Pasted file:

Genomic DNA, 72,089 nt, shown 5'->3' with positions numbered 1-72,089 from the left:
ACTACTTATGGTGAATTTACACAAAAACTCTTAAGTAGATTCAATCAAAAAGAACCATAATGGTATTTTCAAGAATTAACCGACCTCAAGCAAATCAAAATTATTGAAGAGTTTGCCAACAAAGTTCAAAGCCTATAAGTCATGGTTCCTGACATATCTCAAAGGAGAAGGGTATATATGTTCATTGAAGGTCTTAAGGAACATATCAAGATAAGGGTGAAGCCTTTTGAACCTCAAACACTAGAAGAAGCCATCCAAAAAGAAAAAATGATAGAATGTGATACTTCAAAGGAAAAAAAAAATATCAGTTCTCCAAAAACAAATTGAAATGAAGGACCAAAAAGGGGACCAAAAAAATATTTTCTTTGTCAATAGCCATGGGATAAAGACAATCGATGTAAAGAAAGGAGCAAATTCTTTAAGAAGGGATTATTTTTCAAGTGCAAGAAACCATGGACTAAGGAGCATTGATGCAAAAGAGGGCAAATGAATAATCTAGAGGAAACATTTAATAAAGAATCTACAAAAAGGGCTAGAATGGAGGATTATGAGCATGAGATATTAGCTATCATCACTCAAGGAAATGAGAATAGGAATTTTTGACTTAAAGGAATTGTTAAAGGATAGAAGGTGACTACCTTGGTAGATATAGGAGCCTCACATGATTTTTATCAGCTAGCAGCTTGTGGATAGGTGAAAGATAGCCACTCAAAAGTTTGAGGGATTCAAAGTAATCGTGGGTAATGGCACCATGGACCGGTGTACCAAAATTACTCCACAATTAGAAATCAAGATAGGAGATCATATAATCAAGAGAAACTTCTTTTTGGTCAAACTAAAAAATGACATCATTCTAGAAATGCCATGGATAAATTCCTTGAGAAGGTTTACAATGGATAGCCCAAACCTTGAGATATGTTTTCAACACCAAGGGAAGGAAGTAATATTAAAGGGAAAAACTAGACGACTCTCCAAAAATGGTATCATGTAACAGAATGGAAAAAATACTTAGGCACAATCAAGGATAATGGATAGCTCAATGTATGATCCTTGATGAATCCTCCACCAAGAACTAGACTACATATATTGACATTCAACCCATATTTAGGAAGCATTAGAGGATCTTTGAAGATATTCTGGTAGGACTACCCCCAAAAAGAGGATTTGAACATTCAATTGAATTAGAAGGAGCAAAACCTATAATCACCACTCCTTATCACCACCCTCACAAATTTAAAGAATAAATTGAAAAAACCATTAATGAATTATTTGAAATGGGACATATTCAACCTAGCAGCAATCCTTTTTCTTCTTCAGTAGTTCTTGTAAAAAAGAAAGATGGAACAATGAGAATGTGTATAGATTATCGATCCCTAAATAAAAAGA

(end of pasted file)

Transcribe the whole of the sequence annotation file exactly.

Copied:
Genomic DNA, 72,089 nt, shown 5'->3' with positions numbered 1-72,089 from the left:
ACTACTTATGGTGAATTTACACAAAAACTCTTAAGTAGATTCAATCAAAAAGAACCATAATGGTATTTTCAAGAATTAACCGACCTCAAGCAAATCAAAATTATTGAAGAGTTTGCCAACAAAGTTCAAAGCCTATAAGTCATGGTTCCTGACATATCTCAAAGGAGAAGGGTATATATGTTCATTGAAGGTCTTAAGGAACATATCAAGATAAGGGTGAAGCCTTTTGAACCTCAAACACTAGAAGAAGCCATCCAAAAAGAAAAAATGATAGAATGTGATACTTCAAAGGAAAAAAAAAATATCAGTTCTCCAAAAACAAATTGAAATGAAGGACCAAAAAGGGGACCAAAAAAATATTTTCTTTGTCAATAGCCATGGGATAAAGACAATCGATGTAAAGAAAGGAGCAAATTCTTTAAGAAGGGATTATTTTTCAAGTGCAAGAAACCATGGACTAAGGAGCATTGATGCAAAAGAGGGCAAATGAATAATCTAGAGGAAACATTTAATAAAGAATCTACAAAAAGGGCTAGAATGGAGGATTATGAGCATGAGATATTAGCTATCATCACTCAAGGAAATGAGAATAGGAATTTTTGACTTAAAGGAATTGTTAAAGGATAGAAGGTGACTACCTTGGTAGATATAGGAGCCTCACATGATTTTTATCAGCTAGCAGCTTGTGGATAGGTGAAAGATAGCCACTCAAAAGTTTGAGGGATTCAAAGTAATCGTGGGTAATGGCACCATGGACCGGTGTACCAAAATTACTCCACAATTAGAAATCAAGATAGGAGATCATATAATCAAGAGAAACTTCTTTTTGGTCAAACTAAAAAATGACATCATTCTAGAAATGCCATGGATAAATTCCTTGAGAAGGTTTACAATGGATAGCCCAAACCTTGAGATATGTTTTCAACACCAAGGGAAGGAAGTAATATTAAAGGGAAAAACTAGACGACTCTCCAAAAATGGTATCATGTAACAGAATGGAAAAAATACTTAGGCACAATCAAGGATAATGGATAGCTCAATGTATGATCCTTGATGAATCCTCCACCAAGAACTAGACTACATATATTGACATTCAACCCATATTTAGGAAGCATTAGAGGATCTTTGAAGATATTCTGGTAGGACTACCCCCAAAAAGAGGATTTGAACATTCAATTGAATTAGAAGGAGCAAAACCTATAATCACCACTCCTTATCACCACCCTCACAAATTTAAAGAATAAATTGAAAAAACCATTAATGAATTATTTGAAATGGGACATATTCAACCTAGCAGCAATCCTTTTTCTTCTTCAGTAGTTCTTGTAAAAAAGAAAGATGGAACAATGAGAATGTGTATAGATTATCGATCCCTAAATAAAAAGA